The U.S. Customs clearance procedure begins when a traveler entering the United States presents a completed Customs and Border Patrol Declaration Form 6059B to a Customs agent. This form enables more citizens and visitors who purchase things abroad to file joint customs declarations. Travelers may print out the form ahead of time, or may use forms distributed by airline or ship personnel. Anyone entering the United States must display a passport or equivalent identity card that is recognized by Customs.
Certain restrictions apply to travelers who return to the United States from Mexico and a number of other foreign countries. For example, travelers may not import Cuban cigars through Mexico. No illegal drugs are allowed to cross the border into the U.S. Products made from endangered species are also forbidden, including boots made from sea turtle skins. Travelers must declare agricultural items and anything else acquired abroad, and imports of alcohol are limited. Passengers carrying more than $10,000 into the United States must declare the amount using a FinCEN 105 form.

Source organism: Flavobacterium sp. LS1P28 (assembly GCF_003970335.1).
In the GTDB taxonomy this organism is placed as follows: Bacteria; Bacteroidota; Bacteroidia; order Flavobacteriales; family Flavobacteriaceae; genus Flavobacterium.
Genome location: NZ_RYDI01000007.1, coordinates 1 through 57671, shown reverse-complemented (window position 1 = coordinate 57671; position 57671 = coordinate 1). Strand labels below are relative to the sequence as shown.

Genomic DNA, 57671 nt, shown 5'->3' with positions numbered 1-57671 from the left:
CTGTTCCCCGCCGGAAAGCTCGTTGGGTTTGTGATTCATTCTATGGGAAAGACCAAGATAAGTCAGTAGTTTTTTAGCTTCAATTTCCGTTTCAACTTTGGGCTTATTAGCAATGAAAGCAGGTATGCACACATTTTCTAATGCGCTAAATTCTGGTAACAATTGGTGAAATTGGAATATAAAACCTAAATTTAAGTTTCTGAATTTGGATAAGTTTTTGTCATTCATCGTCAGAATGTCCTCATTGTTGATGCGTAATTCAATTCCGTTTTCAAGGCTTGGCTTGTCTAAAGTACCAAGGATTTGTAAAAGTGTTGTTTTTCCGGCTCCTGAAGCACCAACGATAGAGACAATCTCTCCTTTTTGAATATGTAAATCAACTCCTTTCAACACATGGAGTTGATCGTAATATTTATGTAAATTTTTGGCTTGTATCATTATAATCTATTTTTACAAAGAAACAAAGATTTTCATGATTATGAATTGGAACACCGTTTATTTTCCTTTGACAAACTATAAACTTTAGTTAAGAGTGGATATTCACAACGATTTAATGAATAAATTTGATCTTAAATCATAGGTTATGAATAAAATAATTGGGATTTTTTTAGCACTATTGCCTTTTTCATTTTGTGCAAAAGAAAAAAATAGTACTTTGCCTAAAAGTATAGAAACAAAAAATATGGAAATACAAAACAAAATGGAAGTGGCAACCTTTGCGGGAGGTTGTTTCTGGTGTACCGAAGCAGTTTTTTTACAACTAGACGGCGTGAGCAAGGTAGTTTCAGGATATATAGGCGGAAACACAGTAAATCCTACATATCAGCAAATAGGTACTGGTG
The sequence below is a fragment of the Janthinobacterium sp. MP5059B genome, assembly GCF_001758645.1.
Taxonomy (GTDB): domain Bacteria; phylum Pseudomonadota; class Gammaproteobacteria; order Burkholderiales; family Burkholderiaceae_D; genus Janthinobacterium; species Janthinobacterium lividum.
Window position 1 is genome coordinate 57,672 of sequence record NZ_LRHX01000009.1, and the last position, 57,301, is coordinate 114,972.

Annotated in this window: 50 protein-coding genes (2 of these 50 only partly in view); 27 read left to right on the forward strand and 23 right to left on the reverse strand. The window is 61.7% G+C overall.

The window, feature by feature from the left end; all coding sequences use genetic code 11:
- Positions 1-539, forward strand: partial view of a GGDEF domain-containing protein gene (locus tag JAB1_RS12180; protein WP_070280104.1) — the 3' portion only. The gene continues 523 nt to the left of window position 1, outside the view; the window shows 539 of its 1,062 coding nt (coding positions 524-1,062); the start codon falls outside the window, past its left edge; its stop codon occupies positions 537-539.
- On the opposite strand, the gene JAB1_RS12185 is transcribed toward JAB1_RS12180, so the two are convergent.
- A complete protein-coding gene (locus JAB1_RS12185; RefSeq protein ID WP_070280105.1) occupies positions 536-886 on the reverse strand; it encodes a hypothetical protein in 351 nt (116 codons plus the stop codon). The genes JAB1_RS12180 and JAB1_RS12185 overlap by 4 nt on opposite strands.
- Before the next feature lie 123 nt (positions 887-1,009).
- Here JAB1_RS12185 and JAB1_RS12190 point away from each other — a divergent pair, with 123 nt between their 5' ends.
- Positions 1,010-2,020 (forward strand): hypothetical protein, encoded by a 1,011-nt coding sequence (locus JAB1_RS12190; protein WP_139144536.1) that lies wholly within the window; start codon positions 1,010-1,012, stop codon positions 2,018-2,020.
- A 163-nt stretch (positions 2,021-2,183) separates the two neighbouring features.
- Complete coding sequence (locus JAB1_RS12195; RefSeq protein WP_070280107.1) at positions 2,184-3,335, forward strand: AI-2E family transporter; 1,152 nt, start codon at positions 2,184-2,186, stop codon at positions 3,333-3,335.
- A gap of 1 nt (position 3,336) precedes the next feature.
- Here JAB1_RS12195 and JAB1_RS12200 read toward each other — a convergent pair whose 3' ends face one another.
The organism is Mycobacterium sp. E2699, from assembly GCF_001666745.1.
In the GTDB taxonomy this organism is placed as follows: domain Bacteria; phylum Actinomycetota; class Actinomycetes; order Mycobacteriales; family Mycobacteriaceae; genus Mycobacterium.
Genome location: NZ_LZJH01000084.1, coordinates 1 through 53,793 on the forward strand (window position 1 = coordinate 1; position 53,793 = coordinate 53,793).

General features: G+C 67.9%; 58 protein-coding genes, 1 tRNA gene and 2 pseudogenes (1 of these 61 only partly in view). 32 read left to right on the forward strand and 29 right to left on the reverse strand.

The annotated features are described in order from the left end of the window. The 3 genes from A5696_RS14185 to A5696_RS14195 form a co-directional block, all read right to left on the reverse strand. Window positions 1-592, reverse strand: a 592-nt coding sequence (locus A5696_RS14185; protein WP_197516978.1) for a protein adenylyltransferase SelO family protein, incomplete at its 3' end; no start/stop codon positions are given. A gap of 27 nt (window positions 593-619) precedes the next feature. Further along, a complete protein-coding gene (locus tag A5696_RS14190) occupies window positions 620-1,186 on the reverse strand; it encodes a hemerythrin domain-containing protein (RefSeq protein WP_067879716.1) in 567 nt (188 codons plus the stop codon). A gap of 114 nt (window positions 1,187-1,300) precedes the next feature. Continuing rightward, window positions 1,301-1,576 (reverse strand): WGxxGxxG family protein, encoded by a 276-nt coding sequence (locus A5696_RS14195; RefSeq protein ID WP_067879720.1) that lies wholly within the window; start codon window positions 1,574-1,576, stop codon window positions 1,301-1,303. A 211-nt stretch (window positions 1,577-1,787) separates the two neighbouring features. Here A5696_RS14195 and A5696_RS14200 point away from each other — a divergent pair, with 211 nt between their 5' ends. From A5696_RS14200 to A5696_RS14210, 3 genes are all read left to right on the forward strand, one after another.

Customs agents are authorized to search people or belongings at their discretion. The agency encourages travelers to patiently and cooperatively submit to searches in order to expedite the process. Customs can also collect information on travelers entering or leaving the United States. To help make travel more convenient, the Customs Agency posts airport wait times and wait times at the country's northern and southern borders on CBP.gov. Travelers can check these reports and plan their trips accordingly.
At some airports, including Boston-Logan International Airport and Chicago O'Hare International Airport, Customs provides Global Entry kiosks to streamline entry for pre-approved, low-risk travelers. Global Entry travelers scan their passports in a kiosk to enter the country. The process for qualifying for the program includes a background check and an interview.